I hope you’ll consider joining us for these, and other terrific classes in January!

https://www.canvasaneedlepointadventure.com/registration/

I had so much fun last year that I’m confident you’ll enjoy it too!

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Stitching buddies

Today I’m off to stitch with friends! The third Wednesday of the month is one of my local ANG meetings, and I drive about 2 hours to get there. We stitch, catch up, have lunch, then I drive 2 hours home.

I started doing this more than a decade ago. I searched out local chapters at the ANG site, and this was the closest one. I really wanted to be involved with a local chapter, so the drive was the least of my concerns. By the way, it’s a great time to catch up on my podcasts, notably FiberTalk!

Since then I helped to start an ANG chapter closer to home, joined 3 more chapters (in Oklahoma, Illinois and Cyber Pointers), joined an EGA chapter, and try to make it to the local stitching gatherings at the local shop. Stitching with friends is a very important part of my stitching world!

I rely on their in person, face to face feedback about new designs and colors, thread choices and general input. I have a lot of confidence in my designs, but that feedback is so important!

So, I’ll gather all my stitching things, the current project, my podcasts and head off to see my friends. I hope you have as pleasant a day!

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Strip and Flip

Most of us are self taught in the needle arts. That is, we saw a kit in a big box store, liked it, bought it, brought it home and struggled through it. Some of us struggled more than others! But some of us thought, this is easy, and continued on. If you were taught by your grandmother or mother, chances are they were self-taught as well, so a lot of the tips and suggestions we pick up in classes were not a part of your initial instruction.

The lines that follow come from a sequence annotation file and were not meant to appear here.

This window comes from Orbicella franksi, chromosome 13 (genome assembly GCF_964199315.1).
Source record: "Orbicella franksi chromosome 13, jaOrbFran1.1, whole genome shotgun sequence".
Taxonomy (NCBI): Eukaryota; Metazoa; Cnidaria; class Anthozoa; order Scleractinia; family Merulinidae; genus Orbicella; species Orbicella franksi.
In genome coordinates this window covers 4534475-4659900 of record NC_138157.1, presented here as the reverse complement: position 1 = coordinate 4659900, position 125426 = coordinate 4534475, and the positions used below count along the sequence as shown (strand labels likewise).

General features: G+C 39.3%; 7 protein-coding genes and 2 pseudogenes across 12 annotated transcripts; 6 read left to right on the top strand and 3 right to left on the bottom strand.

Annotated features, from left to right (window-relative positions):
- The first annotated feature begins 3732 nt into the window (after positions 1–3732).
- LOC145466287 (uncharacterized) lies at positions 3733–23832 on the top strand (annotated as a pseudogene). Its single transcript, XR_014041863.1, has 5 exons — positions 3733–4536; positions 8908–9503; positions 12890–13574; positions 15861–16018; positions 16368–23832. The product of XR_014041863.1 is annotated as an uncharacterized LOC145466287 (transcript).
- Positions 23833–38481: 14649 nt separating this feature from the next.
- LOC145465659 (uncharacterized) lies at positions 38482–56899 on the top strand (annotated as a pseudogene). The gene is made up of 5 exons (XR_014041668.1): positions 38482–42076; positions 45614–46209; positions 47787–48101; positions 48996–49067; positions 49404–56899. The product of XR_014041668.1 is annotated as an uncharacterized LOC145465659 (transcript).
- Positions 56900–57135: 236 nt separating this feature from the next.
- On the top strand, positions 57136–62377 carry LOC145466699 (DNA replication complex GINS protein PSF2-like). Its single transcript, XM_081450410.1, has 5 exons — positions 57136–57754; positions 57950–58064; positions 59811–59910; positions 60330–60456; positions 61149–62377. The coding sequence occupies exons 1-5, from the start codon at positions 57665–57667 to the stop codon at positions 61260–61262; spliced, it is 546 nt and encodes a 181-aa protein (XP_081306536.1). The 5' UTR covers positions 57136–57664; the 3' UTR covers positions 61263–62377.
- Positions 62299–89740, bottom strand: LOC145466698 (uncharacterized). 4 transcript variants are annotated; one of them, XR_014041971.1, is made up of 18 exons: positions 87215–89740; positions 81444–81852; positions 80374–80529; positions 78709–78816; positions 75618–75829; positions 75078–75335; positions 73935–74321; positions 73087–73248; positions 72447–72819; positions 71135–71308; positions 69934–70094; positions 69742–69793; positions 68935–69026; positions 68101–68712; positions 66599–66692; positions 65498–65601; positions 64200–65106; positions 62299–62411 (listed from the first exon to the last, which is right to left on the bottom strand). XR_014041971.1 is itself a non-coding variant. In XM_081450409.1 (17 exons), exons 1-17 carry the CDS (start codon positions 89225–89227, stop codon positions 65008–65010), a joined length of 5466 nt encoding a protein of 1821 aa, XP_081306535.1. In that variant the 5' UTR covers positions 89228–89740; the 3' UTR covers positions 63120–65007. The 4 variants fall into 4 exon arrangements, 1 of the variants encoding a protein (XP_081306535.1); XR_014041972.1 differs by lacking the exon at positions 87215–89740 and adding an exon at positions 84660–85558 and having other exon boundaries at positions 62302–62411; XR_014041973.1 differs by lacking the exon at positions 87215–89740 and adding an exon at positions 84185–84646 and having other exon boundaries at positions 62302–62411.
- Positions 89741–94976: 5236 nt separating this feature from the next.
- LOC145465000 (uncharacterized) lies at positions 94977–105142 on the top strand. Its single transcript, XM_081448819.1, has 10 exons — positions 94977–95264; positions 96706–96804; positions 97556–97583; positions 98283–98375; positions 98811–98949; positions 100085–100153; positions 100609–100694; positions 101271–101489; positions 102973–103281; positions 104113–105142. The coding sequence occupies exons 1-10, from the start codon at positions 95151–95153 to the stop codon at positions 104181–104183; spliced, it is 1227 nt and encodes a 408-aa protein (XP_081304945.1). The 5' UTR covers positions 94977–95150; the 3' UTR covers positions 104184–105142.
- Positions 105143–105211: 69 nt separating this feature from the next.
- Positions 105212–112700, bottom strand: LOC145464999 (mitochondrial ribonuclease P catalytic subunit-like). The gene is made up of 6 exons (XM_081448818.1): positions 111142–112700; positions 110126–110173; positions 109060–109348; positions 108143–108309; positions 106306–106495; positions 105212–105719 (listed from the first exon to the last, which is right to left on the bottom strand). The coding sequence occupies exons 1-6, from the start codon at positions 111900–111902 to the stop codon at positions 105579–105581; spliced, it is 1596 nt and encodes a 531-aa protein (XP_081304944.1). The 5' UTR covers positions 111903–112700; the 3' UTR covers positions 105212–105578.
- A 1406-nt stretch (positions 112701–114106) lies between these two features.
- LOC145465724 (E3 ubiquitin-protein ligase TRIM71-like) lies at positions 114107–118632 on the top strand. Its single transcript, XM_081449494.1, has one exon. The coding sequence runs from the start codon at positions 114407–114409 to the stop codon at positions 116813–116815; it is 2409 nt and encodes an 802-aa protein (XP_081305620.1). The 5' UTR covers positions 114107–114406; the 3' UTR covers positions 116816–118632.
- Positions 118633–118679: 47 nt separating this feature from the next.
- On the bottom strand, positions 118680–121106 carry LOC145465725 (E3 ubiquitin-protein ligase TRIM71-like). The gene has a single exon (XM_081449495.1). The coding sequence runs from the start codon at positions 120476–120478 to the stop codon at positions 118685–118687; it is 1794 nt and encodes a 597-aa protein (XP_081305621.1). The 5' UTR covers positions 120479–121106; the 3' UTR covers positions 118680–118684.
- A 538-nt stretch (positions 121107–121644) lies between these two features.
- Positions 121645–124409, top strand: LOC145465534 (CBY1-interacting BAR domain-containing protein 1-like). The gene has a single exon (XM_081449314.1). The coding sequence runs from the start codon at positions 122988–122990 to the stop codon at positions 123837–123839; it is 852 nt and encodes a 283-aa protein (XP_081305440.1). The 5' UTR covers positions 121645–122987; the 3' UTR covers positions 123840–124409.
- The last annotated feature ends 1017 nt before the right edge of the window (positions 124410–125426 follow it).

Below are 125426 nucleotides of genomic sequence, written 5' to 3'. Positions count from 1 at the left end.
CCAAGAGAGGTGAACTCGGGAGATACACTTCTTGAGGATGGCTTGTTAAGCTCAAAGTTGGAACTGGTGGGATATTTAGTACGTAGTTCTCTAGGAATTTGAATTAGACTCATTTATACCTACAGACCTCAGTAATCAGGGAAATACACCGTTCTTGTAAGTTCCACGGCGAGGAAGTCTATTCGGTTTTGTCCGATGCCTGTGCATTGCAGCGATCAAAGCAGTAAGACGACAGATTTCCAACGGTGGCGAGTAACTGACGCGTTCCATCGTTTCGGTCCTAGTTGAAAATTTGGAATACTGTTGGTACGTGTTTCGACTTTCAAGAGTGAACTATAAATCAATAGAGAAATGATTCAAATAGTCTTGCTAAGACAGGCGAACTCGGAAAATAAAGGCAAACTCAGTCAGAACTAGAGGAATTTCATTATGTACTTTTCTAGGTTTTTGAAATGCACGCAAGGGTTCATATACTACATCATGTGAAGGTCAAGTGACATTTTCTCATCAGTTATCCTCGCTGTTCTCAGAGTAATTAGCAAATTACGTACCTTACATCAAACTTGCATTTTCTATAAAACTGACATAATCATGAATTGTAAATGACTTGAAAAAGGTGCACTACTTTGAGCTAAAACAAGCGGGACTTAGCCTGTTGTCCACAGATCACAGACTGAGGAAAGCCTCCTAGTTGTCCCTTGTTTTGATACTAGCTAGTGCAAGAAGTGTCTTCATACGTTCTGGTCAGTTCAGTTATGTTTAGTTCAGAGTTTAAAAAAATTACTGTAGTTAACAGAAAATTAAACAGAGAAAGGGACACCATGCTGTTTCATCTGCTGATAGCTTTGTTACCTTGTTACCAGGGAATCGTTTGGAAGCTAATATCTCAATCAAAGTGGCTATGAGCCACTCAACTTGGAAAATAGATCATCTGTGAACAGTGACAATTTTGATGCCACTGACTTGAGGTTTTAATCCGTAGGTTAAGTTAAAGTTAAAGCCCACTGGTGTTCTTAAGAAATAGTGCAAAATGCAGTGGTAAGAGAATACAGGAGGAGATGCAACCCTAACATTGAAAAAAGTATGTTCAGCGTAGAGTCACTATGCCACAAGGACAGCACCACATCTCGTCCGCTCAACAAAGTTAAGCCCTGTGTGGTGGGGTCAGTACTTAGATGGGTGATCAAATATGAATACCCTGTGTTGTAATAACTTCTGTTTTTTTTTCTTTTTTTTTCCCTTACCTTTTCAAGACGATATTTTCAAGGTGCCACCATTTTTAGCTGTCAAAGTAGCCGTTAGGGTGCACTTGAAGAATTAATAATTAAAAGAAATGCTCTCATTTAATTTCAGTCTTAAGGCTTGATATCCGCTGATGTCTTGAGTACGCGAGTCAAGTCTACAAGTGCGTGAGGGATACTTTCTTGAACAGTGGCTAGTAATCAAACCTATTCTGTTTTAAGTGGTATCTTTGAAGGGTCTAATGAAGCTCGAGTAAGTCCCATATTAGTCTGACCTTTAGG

For instance, stranding threads. The instructions said to use 3 strands, so we separated 3 strands, usually all at once, and wound up with a huge knot as the strands would not come apart.

This is a much easier way – tap the cut end of the floss (this works for silk, cotton and rayon flosses) until you see some separation of the strands. Grasp 1 strand with your thumb and forefinger, and slide the remaining strands down the cut length. Do this as many times as needed to get the number of strands you need to stitch with. Then recombine the strands and thread the needle.

Take it a step further and reverse the direction of the strands before recombining. Say you’re stitching with 3 strands. Remove 1 strand and lay it aside. Remove the second strand and lay it aside. Remove the third strand, but this time flip it before recombining it with the other 2 strands. I think you’ll find that the strands lay apart better and are easier to lay.